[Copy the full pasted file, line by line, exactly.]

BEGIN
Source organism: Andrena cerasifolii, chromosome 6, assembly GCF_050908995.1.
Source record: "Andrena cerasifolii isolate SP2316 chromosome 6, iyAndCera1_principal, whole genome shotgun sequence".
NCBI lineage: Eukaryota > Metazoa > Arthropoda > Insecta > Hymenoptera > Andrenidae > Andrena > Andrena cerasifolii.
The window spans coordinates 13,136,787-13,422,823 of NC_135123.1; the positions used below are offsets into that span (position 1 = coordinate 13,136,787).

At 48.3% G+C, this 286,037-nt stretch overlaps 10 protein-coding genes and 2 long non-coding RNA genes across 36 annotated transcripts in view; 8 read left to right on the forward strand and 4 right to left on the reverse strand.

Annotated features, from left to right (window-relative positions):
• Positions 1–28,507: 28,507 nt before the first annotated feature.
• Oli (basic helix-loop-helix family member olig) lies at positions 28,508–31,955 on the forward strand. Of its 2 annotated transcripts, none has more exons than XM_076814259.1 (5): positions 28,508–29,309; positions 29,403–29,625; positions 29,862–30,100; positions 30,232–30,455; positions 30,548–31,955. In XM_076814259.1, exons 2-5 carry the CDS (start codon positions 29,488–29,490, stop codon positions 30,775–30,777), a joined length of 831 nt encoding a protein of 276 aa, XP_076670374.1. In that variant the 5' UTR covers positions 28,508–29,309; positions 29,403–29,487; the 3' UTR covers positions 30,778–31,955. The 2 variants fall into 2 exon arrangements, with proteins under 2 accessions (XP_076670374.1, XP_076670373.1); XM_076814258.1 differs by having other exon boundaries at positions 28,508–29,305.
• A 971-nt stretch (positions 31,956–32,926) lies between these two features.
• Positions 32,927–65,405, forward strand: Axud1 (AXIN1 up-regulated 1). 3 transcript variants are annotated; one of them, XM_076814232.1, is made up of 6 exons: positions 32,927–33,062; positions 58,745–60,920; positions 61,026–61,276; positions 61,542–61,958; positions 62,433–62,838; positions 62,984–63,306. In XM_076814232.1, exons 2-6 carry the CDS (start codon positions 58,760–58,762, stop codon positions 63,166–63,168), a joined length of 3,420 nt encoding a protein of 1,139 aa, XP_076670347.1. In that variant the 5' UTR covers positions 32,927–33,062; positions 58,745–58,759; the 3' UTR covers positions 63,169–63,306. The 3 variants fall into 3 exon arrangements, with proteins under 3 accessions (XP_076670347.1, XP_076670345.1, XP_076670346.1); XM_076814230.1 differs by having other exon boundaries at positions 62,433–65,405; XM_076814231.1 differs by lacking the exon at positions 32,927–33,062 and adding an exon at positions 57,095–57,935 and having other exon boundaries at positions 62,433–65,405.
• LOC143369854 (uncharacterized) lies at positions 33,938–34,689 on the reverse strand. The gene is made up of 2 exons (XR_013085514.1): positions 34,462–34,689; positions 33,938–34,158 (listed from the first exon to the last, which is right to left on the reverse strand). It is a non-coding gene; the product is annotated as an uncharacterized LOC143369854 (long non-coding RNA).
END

Source organism: Andrena cerasifolii, chromosome 6, assembly GCF_050908995.1.
Source record: "Andrena cerasifolii isolate SP2316 chromosome 6, iyAndCera1_principal, whole genome shotgun sequence".
NCBI lineage: Eukaryota > Metazoa > Arthropoda > Insecta > Hymenoptera > Andrenidae > Andrena > Andrena cerasifolii.
The window spans coordinates 13,136,787-13,422,823 of NC_135123.1; the positions used below are offsets into that span (position 1 = coordinate 13,136,787).

At 48.3% G+C, this 286,037-nt stretch overlaps 10 protein-coding genes and 2 long non-coding RNA genes across 36 annotated transcripts in view; 8 read left to right on the forward strand and 4 right to left on the reverse strand.

Annotated features, from left to right (window-relative positions):
• Positions 1–28,507: 28,507 nt before the first annotated feature.
• Oli (basic helix-loop-helix family member olig) lies at positions 28,508–31,955 on the forward strand. Of its 2 annotated transcripts, none has more exons than XM_076814259.1 (5): positions 28,508–29,309; positions 29,403–29,625; positions 29,862–30,100; positions 30,232–30,455; positions 30,548–31,955. In XM_076814259.1, exons 2-5 carry the CDS (start codon positions 29,488–29,490, stop codon positions 30,775–30,777), a joined length of 831 nt encoding a protein of 276 aa, XP_076670374.1. In that variant the 5' UTR covers positions 28,508–29,309; positions 29,403–29,487; the 3' UTR covers positions 30,778–31,955. The 2 variants fall into 2 exon arrangements, with proteins under 2 accessions (XP_076670374.1, XP_076670373.1); XM_076814258.1 differs by having other exon boundaries at positions 28,508–29,305.
• A 971-nt stretch (positions 31,956–32,926) lies between these two features.
• Positions 32,927–65,405, forward strand: Axud1 (AXIN1 up-regulated 1). 3 transcript variants are annotated; one of them, XM_076814232.1, is made up of 6 exons: positions 32,927–33,062; positions 58,745–60,920; positions 61,026–61,276; positions 61,542–61,958; positions 62,433–62,838; positions 62,984–63,306. In XM_076814232.1, exons 2-6 carry the CDS (start codon positions 58,760–58,762, stop codon positions 63,166–63,168), a joined length of 3,420 nt encoding a protein of 1,139 aa, XP_076670347.1. In that variant the 5' UTR covers positions 32,927–33,062; positions 58,745–58,759; the 3' UTR covers positions 63,169–63,306. The 3 variants fall into 3 exon arrangements, with proteins under 3 accessions (XP_076670347.1, XP_076670345.1, XP_076670346.1); XM_076814230.1 differs by having other exon boundaries at positions 62,433–65,405; XM_076814231.1 differs by lacking the exon at positions 32,927–33,062 and adding an exon at positions 57,095–57,935 and having other exon boundaries at positions 62,433–65,405.
• LOC143369854 (uncharacterized) lies at positions 33,938–34,689 on the reverse strand. The gene is made up of 2 exons (XR_013085514.1): positions 34,462–34,689; positions 33,938–34,158 (listed from the first exon to the last, which is right to left on the reverse strand). It is a non-coding gene; the product is annotated as an uncharacterized LOC143369854 (long non-coding RNA).